Last Updated: Sat Aug 04, 2012 17:25 pm (KSA) 14:25 pm (GMT)

Egypt denounces anti-Muslim violence in Myanmar

Muslims hold pictures and banners as they protest the deadly sectarian riots which erupted in June in Rakhine state between Buddhists and Rohingya. (Reuters)
Muslims hold pictures and banners as they protest the deadly sectarian riots which erupted in June in Rakhine state between Buddhists and Rohingya. (Reuters)

Egypt’s foreign ministry Saturday denounced attacks against Myanmar’s Muslim minority, saying its envoy in the Buddhist-majority east Asian country had seen extensive damage caused by sectarian clashes.

The ministry statement came a day after protesters in Cairo burnt the flag of Myanmar’s mission.

Ministry spokesman Amr Rushdi “condemned the violence Muslims have been subjected to in Myanmar,” the statement said.

Egypt’s envoy in Myanmar witnessed “a big disparity in the extent of damage that afflicted each community, as it was clear the Muslim areas were subject to more violence and damage.”

Rushdi said he understood the extent of anger Egyptians felt over the attacks on Muslims, but said Egypt was committed to protecting foreign missions and called for calm and for diplomacy to be given a chance.

Protesters have stormed both Israel and Syria’s embassies in Cairo over the past year.

The Muslim Brotherhood’s Freedom and Justice Party, which fielded President Mohammed Mursi in the June election, urged the foreign ministry to take “tangible steps” to end what it called the “ethnic cleansing” of Myanmar’s Muslim Rohingya minority.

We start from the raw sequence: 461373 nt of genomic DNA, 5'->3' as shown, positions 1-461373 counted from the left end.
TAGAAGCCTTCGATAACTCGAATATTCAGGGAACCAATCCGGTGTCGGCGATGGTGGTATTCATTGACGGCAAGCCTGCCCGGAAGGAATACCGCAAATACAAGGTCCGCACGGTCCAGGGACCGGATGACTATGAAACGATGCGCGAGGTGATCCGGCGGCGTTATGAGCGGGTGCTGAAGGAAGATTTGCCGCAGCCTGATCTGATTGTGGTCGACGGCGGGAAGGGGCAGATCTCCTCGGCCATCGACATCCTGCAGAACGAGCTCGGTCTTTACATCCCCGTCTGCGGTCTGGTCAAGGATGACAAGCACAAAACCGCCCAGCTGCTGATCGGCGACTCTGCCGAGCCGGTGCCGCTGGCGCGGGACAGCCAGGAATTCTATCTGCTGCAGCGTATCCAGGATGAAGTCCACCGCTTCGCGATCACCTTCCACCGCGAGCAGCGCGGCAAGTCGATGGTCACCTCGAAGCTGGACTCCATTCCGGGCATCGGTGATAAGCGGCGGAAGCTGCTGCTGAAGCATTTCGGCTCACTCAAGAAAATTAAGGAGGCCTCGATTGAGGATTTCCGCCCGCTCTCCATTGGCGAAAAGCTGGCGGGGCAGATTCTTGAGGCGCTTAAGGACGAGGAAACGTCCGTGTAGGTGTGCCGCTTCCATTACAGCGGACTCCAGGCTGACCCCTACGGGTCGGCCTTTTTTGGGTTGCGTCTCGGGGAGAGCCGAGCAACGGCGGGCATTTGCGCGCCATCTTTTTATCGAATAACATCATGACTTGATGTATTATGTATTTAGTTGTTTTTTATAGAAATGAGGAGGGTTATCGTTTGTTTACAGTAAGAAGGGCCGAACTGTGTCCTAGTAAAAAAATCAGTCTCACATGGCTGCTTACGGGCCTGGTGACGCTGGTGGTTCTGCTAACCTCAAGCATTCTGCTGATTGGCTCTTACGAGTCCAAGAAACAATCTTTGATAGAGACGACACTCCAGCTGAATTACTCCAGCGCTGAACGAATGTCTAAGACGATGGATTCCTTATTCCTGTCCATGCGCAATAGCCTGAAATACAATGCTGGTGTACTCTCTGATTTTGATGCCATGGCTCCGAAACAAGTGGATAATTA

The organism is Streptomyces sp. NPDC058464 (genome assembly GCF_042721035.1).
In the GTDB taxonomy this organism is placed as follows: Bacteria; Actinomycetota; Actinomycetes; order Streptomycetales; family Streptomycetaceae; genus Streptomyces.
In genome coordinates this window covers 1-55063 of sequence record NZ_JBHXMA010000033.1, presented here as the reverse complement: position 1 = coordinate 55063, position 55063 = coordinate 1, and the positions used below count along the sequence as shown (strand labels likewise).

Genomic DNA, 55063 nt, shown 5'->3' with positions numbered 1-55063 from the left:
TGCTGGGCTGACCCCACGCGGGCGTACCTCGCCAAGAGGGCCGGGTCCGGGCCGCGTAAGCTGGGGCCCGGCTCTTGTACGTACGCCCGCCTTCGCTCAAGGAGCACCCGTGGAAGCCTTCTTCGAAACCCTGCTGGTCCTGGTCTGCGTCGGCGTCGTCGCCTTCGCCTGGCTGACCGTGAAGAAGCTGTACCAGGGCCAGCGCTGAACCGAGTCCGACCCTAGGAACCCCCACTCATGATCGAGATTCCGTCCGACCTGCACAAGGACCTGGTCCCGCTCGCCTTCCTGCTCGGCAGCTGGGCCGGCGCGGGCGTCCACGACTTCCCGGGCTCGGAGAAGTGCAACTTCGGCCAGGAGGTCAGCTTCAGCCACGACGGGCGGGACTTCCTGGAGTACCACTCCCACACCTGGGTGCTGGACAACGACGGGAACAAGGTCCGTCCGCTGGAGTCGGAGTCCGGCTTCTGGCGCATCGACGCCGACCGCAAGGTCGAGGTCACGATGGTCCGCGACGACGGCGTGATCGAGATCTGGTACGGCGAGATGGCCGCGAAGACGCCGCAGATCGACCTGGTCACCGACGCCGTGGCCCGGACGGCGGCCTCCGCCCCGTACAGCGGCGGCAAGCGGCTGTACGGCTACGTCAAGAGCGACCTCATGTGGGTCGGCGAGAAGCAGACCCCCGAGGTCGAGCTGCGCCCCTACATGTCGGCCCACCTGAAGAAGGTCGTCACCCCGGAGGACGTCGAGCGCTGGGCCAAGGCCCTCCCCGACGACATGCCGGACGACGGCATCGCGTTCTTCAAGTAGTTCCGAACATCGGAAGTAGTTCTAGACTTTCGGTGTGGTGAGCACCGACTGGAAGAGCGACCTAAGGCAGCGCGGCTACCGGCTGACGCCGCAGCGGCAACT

Violence which erupted in June in Rakhine state between Buddhists and Rohingya left about 80 people dead from both sides, official figures showed.

The New York-based Human Rights Watch said that figure appeared “grossly underestimated,” however, and accused security forces of opening fire on Muslims and committing rape.

Hundreds of Rohingya men and boys have been rounded up and remain incommunicado in the western region of the country formerly known as Burma, it said in a report this week.

Members of both the Muslim and Buddhist communities committed horrific acts of violence with reports of beheadings, stabbings, shootings and widespread arson in Rakhine, also known as Arakan state, the report added.

Myanmar’s government considers the estimated 800,000 Rohingya in the country to be foreigners, while many citizens see them as illegal immigrants from neighboring Bangladesh and view them with hostility.

President Thein Sein in July told the United Nations that refugee camps or deportation was the “solution” for the Rohingya.

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